(This story first published Wednesday has been updated.)
Hellacious wildfires have charred tens of thousands of acres in Southern California, destroying hundreds of homes and forcing thousands of evacuations. But a new round of raging winds commenced Wednesday night, which is expected to exacerbate this disaster through Thursday.
This latest round of winds is proving to be as intense as the first, which produced gusts up to 80 mph Monday night into Tuesday when the fires first exploded. Boney Mountain in the Santa Monica mountains (Ventura County) clocked a gust to 85 mph Wednesday night as the second round began, while Sill Hill, a mountain in San Diego County, registered an 88 mph gust.
Such winds can spread fires at astronomical rates.
When the first round of winds fanned the Thomas Fire, which has now scorched 90,000 acres, the blaze engulfed the region from the mountains around Santa Paula, Calif., to near Ventura and Ojai in just 24 hours. “It’s an incredible rate of spread that I don’t think we’ve ever seen,” said David Sweet, a meteorologist at the National Weather Service office serving Los Angeles.
“There will be no ability to fight fires in these kinds of winds,” state fire chief Ken Pimlott told the LA Times.
Hundreds of thousands of residents received a text alert Wednesday night that warned of the extreme fire danger. “Stay alert. Listen to authorities,” the message said.
The Weather Service placed much of southwest California in its critical risk zone for fire weather Thursday, including Los Angeles and San Diego, encompassing a population that exceeds 10 million. “Dangerous and extremely critical fire weather conditions are expected across a broad portion of southern CA today,” it said.
The interior portions of this region were declared an “extremely critical” risk area, the most severe classification, due to explosive combination of the howling winds and humidity values of just 5 to 10 percent. Isolated wind gusts near and above 90 mph were even possible in this zone.
50-70 mph + wind gusts in Southern California through Friday morning.
Santa Ana winds whipping offshore into Pacific like tendrils after accelerating through valleys & coastal land gaps. pic.twitter.com/wLeDBYCXDj
— Ryan Maue | weather.us (@RyanMaue) December 7, 2017
Late Wednesday and early Thursday, winds were already sustained at 30-40 mph with gusts to 50-85 mph in the region’s higher terrain. Such winds were forecast to persist into Thursday afternoon.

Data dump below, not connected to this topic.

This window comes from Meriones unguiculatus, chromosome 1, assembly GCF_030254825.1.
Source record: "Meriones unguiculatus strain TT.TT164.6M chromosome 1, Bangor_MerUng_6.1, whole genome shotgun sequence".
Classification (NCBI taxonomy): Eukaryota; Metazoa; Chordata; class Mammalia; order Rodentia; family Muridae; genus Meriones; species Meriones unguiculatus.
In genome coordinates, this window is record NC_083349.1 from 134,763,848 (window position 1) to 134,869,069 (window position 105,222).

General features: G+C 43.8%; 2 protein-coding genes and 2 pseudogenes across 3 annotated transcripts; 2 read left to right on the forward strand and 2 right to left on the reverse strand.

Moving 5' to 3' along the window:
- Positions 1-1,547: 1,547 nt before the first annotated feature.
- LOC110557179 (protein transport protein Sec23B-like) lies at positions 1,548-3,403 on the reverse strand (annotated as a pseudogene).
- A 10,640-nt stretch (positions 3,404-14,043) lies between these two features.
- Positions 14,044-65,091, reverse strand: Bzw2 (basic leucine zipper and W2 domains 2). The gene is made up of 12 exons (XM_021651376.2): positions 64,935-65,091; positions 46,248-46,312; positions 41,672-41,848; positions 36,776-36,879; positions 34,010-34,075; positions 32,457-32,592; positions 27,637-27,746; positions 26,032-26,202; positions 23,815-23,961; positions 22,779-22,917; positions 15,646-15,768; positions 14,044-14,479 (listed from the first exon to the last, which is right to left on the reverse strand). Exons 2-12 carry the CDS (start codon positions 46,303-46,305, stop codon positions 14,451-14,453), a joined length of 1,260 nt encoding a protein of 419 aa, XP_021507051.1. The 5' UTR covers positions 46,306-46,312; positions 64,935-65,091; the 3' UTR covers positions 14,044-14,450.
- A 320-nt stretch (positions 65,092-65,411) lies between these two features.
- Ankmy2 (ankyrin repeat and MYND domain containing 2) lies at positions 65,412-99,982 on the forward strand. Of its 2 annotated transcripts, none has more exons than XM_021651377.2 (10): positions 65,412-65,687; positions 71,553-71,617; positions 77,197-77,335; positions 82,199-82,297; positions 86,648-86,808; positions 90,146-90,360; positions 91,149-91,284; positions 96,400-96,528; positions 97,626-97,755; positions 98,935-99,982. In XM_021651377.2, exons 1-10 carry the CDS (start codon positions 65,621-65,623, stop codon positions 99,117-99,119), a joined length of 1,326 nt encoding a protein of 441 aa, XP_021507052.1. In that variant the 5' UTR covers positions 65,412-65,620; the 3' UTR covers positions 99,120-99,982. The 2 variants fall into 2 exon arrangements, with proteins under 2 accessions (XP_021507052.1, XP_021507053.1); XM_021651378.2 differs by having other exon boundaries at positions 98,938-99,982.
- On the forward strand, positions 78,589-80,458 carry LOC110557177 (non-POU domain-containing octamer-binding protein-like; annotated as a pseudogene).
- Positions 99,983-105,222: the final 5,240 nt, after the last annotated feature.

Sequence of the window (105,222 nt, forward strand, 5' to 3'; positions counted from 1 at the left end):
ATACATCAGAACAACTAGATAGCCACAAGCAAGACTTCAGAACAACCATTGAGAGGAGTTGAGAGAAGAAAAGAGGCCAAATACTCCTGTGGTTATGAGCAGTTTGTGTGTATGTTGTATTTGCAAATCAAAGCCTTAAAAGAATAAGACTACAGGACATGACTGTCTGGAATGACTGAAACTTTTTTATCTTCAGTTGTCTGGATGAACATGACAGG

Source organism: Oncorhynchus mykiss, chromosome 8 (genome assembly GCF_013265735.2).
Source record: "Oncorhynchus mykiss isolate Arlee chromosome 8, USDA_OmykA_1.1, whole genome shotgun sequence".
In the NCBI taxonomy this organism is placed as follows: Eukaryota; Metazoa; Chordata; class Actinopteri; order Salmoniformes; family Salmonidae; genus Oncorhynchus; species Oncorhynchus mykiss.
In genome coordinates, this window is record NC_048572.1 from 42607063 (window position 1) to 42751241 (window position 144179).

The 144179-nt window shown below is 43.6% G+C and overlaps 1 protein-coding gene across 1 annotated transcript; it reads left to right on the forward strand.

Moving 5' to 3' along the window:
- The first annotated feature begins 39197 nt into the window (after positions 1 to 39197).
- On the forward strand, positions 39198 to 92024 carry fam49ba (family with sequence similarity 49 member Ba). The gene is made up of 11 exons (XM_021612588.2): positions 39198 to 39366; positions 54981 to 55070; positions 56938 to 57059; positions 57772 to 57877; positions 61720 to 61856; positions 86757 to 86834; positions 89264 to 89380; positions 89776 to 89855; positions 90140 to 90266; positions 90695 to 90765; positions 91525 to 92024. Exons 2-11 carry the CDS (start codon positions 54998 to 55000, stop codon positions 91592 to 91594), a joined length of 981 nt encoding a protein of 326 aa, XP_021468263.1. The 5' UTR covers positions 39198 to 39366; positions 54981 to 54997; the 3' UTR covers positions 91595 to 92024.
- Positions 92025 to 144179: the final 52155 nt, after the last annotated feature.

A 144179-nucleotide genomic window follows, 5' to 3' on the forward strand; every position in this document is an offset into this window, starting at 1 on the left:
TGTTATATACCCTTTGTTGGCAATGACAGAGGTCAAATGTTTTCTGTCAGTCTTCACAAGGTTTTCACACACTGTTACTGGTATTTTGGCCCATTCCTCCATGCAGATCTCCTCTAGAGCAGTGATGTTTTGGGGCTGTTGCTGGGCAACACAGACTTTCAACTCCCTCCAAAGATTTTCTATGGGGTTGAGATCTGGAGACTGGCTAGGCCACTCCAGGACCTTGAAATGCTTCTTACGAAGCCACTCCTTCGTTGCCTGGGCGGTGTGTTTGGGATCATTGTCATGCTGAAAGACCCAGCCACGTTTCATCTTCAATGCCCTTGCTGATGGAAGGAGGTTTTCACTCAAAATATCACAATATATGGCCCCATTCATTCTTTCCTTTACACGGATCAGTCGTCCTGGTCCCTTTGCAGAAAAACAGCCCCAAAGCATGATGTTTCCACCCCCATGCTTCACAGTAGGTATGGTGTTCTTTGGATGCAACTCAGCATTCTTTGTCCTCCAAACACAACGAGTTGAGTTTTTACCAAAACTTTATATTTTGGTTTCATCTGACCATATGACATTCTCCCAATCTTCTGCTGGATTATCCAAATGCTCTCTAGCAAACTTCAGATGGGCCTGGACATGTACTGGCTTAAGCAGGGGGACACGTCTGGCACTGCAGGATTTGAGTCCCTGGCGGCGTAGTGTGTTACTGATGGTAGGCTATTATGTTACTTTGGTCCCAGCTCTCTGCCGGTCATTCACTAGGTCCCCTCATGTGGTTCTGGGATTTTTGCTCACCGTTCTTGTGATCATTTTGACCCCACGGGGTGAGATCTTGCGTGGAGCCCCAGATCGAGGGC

Active fires will rapidly grow in such winds while the region becomes vulnerable to new fires. “If fire ignition occurs, very rapid spread and extreme fire behavior is likely,” cautioned the Weather Service office serving Los Angeles. “Everyone needs to exercise extreme caution when handling any potential fire ignition sources … such as campfires, cigarettes, welding and brush clearing equipment.”
By Friday morning, winds are forecast to relax some, allowing the fire risk to ease, but the Weather Service warns that winds could increase Sunday through Tuesday next week.
The dangerous fire conditions are being driven by Santa Ana winds, which develop when high pressure systems form east of the Sierras. The clockwise flow around these high pressure systems force winds to blow from east to west over the Southern California mountain ranges before they crash down through canyons. As the air is blown down the mountain slopes, it warms up and dries out. The result is a devilishly perfect atmosphere for fire growth.
This Santa Ana wind event is the longest and strongest of the year, Sweet said. While not in the same league as an event in 1951, which lasted 24 days, “this one is looking to have the potential to be about 10 days long, which is definitely impressive,” he said. Sweet said it was particularly notable to have produced two severe wind impulses in three days.
Weather satellites have captured stunning imagery of the massive smoke plumes ignited by these explosive fires so far.
— Dakota Smith (@weatherdak) December 7, 2017
And, on Wednesday, the International Space Station captured these views:
— Randy Bresnik (@AstroKomrade) December 6, 2017
The tinderbox conditions which have hastened the spread of these fires were likely intensified by abnormally warm and dry conditions in coastal Southern California during October and November. It was the warmest and second driest October-November on record in the region, tweeted Daniel Swain, a climate scientist at UCLA.